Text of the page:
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Sometimes I create Exception instance without throwing it (for example to pass it directly to handler).

OnException(new AuthorizationException());

How to initialize it's stack trace with current location?

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possible duplicate of How to print the current Stack Trace in .NET without any exception? –  cbp Feb 10 '12 at 13:16
    
The question is about how to attach current stack trace to an exception without throwing it –  Poma Feb 10 '12 at 13:20

3 Answers 3

up vote 3 down vote accepted

You can use Environment.StackTrace property or use StackTrace class:

var stack = new StackTrace();
var data = stack.<whatever you need from it>

But I just have to add: what you do is VERY bad conceptually.

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+1 for last sentence! –  GazTheDestroyer Feb 10 '12 at 13:17
1  
Well that's because I'm doing a wrapper around badly designed library to make it a little nicer –  Poma Feb 10 '12 at 13:18
1  
Good answer. It would be even better if you explained why you consider "very bad conceptually" what the OP is doing. Creating an exception without throwing it is unusual, but not that far-fetched IMHO. –  stakx Aug 10 '12 at 15:25

You're actually asking two different questions (one in the title, the other at the end).

"How to capture the stack trace?"

Simply by querying the static System.Environment.StackTrace property or via new System.Diagnostics.StackTrace();.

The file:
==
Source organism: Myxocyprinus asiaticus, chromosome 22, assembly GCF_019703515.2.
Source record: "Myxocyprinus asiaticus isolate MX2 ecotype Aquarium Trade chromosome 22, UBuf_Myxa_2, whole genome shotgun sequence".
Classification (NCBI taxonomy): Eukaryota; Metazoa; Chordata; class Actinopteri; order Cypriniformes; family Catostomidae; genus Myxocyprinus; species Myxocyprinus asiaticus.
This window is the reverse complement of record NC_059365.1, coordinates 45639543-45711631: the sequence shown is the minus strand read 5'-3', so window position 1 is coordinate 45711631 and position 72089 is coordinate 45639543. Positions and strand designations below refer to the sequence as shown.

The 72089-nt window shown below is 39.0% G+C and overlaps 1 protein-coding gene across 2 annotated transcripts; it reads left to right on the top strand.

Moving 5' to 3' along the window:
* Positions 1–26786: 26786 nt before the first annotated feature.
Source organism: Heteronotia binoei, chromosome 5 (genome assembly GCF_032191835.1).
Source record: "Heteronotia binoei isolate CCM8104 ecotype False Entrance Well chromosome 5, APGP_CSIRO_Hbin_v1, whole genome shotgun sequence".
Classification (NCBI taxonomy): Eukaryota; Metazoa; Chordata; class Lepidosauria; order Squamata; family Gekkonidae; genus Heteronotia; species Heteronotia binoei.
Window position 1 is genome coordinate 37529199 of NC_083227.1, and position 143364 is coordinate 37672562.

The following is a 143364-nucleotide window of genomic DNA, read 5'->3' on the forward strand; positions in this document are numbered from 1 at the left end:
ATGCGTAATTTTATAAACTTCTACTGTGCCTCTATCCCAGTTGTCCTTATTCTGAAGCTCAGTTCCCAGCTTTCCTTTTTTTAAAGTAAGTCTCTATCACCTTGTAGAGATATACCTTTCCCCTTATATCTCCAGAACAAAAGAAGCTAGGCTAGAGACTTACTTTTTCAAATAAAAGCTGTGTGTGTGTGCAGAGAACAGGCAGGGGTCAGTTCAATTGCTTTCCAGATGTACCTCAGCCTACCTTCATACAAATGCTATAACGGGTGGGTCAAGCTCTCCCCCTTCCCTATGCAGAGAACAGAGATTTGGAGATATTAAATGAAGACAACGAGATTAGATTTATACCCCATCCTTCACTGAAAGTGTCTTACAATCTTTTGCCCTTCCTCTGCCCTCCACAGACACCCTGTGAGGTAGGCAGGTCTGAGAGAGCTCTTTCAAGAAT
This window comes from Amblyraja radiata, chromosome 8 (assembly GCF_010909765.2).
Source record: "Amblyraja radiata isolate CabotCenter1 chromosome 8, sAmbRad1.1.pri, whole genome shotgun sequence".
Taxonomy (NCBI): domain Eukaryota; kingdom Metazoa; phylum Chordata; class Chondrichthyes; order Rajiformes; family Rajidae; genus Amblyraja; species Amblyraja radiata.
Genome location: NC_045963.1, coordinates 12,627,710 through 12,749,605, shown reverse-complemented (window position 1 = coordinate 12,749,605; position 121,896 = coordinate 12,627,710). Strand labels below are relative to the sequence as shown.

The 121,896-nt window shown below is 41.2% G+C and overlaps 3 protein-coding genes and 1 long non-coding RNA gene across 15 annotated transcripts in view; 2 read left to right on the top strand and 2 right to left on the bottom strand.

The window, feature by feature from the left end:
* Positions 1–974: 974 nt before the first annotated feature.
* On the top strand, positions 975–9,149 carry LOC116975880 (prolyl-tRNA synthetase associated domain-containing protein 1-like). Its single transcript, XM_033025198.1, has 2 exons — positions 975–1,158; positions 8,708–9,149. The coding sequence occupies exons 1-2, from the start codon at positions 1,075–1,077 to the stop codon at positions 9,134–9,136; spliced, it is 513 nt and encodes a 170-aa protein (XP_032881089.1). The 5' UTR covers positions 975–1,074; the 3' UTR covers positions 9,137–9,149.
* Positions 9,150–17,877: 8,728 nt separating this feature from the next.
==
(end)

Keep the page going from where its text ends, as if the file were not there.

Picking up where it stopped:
Reading this property does not require you to construct an exception object at all, so perhaps it is all you need.

"How to initialize [an Exception object's] stack trace with current location?"

An exception object's StackTrace property is not initialized until you actually throw the exception object.

"The stack trace is created at the time the exception is thrown. This is in contrast to Java, where the stack trace is created during the construction of the exception object […]."The Common Language Infrastructure Annotated Standard, ch. 18, p. 301.

Since it is a read-only property, you cannot initialize it yourself — unless you derive your own exception class:

// don't do that:
class ExceptionWithPresetStackTrace : System.Exception
{
    public ExceptionWithPresetStackTrace(string stackTrace)
    {
        this.stackTrace = stackTrace;
    }

    public override string StackTrace
    {
        get
        {
            return stackTrace;
        }
    }
    readonly string stackTrace;
}

Combined with the answer to the first question, you could then do this:

OnException(new ExceptionWithPresetStackTrace(System.Environment.StackTrace));

However, this is generally a bad idea because it makes it possible to create exception objects that point the developer at any random location (via the StackTrace property), even ones where no error actually occurred. This is misleading and should be avoided.

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You can get the current stack trace as a string:

http://msdn.microsoft.com/en-us/library/system.environment.stacktrace.aspx

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